HealthManagement, Volume 8 - Issue 5, 2008

Overview of the Healthcare System in the United States:Disparity in Access Continues to Provoke

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Prof. S. Sujanthy


Assistant Professor

of Medicine

[email protected]

Prof. Carolyn Bekes

Professor of Medicine

Cooper University


New Jersey, US


The United States is the only wealthy industrialised nation without a universal healthcare system, according to the Institute of Medicine of the National Academy of Sciences. It has a mixed system of public and private insurance. Most working- age Americans have private health insurance through their employers. Private health insurance covers about 57% of the population, while only 27% is insured through governmentfunded means. Over 15.5% of Americans do not have health insurance and about half of bankruptcies in the US involve a medical reason or large medical debt. Private and government programmes for healthcare exist and are explained below.

Private Programmes

1. Health Maintenance Organisations (HMOs): An HMO is a prepaid “managed” health plan delivering comprehensive care to members through designated providers, having a fixed periodic payment for health services.

2. Preferred Provider Organisations (PPO): A PPO has arrangements with doctors, hospitals and other providers who have agreed to accept the plan’s allowable charges for covered medical services that are similar to a fee-for-service plan. This gives patients a choice of using doctors and hospitals in a network with a co-payment and outside network with an annual deductible and a percent of the bill.

**Approximately 50% of the US population is enrolled in one of these two programmes, with about 29.3% enrolled in an HMO and 19.8% in a PPO (MCOL, 2008).

Government Programmes

1. Medicare: A federal programme provides health insurance to all Americans over 65 years of age, persons with disabilities and end-stage renal disease.


2. Medicaid: This insurance programme provides for certain low-income families with children; aged, blind, or disabled people on supplemental security income, certain low-income pregnant women and children, and people with very high medical bills. Medicaid is funded and administered through a state-federal partnership. Although there are broad federal requirements for Medicaid, states have a wide degree of flexibility to design their programme. However all states must cover basic services: inpatient and outpatient hospital services, skilled nursing and home health services, family planning, and periodic health check ups. Medicaid reaches about 40% of Americans at the 100% poverty level of Health and Human Services 2005.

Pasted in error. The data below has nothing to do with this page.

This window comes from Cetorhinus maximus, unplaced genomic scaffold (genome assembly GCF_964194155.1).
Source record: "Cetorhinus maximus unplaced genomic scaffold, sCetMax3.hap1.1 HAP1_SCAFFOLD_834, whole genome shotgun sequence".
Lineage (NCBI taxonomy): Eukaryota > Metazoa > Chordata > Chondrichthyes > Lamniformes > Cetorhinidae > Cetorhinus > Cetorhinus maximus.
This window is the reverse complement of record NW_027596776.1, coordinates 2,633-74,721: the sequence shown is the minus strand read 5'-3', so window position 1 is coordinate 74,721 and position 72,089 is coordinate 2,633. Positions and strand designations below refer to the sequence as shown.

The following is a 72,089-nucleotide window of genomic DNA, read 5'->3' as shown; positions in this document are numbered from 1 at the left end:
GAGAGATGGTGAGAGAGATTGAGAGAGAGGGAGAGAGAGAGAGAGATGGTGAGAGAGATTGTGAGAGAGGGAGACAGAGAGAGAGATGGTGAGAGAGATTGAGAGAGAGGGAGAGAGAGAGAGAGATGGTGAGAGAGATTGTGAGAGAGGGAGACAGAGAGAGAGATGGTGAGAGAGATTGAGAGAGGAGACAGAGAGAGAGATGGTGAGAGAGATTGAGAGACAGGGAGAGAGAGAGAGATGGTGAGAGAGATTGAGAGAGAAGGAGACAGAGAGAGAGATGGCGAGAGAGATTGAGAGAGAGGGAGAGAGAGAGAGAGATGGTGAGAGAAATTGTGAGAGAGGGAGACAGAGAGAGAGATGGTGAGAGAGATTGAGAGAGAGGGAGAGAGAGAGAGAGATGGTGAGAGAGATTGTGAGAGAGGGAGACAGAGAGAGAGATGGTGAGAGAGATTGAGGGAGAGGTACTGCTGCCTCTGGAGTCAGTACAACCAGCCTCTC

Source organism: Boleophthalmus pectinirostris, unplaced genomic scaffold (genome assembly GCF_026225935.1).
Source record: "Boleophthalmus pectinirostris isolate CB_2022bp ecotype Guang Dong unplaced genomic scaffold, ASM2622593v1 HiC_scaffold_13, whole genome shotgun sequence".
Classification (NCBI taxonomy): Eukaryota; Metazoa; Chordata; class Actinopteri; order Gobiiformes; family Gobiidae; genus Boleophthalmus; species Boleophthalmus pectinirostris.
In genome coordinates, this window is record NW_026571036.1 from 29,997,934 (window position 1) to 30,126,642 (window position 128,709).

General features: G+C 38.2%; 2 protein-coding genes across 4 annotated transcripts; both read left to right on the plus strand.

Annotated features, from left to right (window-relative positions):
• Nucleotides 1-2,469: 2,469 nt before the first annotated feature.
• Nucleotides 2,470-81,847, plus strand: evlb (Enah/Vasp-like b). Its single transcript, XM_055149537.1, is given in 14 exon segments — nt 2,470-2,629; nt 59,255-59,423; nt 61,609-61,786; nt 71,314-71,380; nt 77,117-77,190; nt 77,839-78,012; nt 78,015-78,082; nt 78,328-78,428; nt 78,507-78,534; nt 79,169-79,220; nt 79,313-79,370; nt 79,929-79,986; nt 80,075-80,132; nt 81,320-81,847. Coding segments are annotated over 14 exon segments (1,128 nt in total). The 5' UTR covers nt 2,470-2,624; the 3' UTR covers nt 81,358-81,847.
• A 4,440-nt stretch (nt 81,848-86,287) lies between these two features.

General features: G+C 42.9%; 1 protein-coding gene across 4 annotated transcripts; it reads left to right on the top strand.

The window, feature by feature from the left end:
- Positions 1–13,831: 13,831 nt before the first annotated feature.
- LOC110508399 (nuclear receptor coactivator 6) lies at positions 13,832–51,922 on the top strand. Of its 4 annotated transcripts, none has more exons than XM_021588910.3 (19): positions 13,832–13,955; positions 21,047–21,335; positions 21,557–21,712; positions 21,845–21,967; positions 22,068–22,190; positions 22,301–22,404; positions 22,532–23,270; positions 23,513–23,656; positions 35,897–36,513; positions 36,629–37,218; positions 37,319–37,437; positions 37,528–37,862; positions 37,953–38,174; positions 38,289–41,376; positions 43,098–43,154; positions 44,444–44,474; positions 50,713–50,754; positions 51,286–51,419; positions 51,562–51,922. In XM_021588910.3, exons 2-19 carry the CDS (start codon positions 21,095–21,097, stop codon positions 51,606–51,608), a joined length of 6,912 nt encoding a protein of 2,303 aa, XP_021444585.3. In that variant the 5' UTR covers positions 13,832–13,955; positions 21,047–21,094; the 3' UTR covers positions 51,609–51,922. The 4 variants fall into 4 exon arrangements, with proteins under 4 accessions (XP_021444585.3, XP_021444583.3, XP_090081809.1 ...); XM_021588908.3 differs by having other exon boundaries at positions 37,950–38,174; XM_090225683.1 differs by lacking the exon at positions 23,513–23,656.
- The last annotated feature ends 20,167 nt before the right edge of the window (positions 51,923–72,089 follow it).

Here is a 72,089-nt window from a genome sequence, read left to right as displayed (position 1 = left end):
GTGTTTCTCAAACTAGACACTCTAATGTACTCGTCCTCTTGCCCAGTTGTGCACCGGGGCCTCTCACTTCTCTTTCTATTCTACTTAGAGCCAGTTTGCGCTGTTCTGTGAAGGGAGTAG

3. State Children’s Health Insurance Programme (SCHIP):

This provides health benefits coverage to children living in families whose income exceeds the eligibility limits for Medicaid with incomes at or below 200% of the federal poverty level (annual income of 32,180 dollars for a family size of 3).

4. There is Also a Military Plan for Active and Retired Servicemen and Women.

Healthcare Statistics and Costs

In 2008 the life expectancy in the US is 78 years of age, according to the CIA Factbook. Deaths from heart disease, cancer and stroke continue to drop. Heart diseases are the number one cause of death followed by malignant neoplasm and cerebrovascular diseases. Infant mortality has dropped to 6.9 deaths per 1,000 live births.


Healthcare spending reached 16% of GDP in 2007, making the total estimated national health expenditure 2.3 trillion dollars. National healthcare expenditures are projected to reach 3.6 trillion dollars (18.7% of GDP) in 2014, growing at an average annual rate of 7.1% per year from 2003 to 2014 (Centres for Medicare and Medicaid Services 2004 & 2005). Intensive care units spend 10 - 30% of a hospital budget which accounts for to 0.5 - 1% of the GDP.

Rising Costs Hit Employers

While rising costs may not create major problems for the economy as a whole, they negatively affect employers, employees, government and patients. The aging population is not an adequate explanation for the increased cost since it is too gradual a process to rank as a major cost driver in healthcare. The lack of well-developed competitive markets in healthcare may be partially responsible for the higher expenditure. The US has the highest cost per unit of care, physician fees, payment per hospital day and pharmaceutical prices. Even though physician visits and hospital days per capita have been lower in the US than many other developed nations, use of expensive technologies, market power of hospitals and physicians, who are able to garner high prices for services, more rapid diffusion of innovative technologies, and a higher cost for administering the healthcare system has driven the overall healthcare costs to be high.


One proposed driver of healthcare spending growth is the medical malpractice system, which encourages physicians to practice “defensive medicine” by ordering unnecessary diagnostic tests or treatments to avoid malpractice litigation (Anderson 1999). Defensive medicine may account for 5 - 9% of health expenditure (Hessler and McClellan 1996).


Approximately 63% of growth in healthcare spending is the result of an increased prevalence of obesity, stress, ozone, changing treatment threshold for hypertension, diabetes, hyper lipidaemia and osteoporosis and new innovations like statins, antidepressants, and other medications (Thorpe et al. 2005). Treatment of low-birth weight babies and heart attacks has also accounted for 37% of growth in healthcare spending (ibid).

Authors Prof. S. Sujanthy Rajaram Assistant Professor of Medicine [email protected] Prof. Carolyn Bekes Professor of Med

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